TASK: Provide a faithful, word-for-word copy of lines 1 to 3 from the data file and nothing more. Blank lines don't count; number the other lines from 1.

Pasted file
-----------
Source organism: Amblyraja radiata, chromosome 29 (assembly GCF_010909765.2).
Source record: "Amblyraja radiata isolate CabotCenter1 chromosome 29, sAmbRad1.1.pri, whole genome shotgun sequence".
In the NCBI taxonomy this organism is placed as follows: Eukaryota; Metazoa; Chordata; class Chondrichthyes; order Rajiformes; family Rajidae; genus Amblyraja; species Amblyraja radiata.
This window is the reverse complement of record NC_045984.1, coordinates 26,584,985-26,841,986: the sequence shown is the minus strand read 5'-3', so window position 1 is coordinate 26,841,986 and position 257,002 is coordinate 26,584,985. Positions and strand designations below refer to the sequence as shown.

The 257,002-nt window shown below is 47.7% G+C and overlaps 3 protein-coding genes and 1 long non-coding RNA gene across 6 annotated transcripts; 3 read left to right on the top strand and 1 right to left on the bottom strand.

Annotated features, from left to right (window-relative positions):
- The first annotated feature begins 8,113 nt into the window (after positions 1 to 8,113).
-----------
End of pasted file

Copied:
Source organism: Amblyraja radiata, chromosome 29 (assembly GCF_010909765.2).
Source record: "Amblyraja radiata isolate CabotCenter1 chromosome 29, sAmbRad1.1.pri, whole genome shotgun sequence".
In the NCBI taxonomy this organism is placed as follows: Eukaryota; Metazoa; Chordata; class Chondrichthyes; order Rajiformes; family Rajidae; genus Amblyraja; species Amblyraja radiata.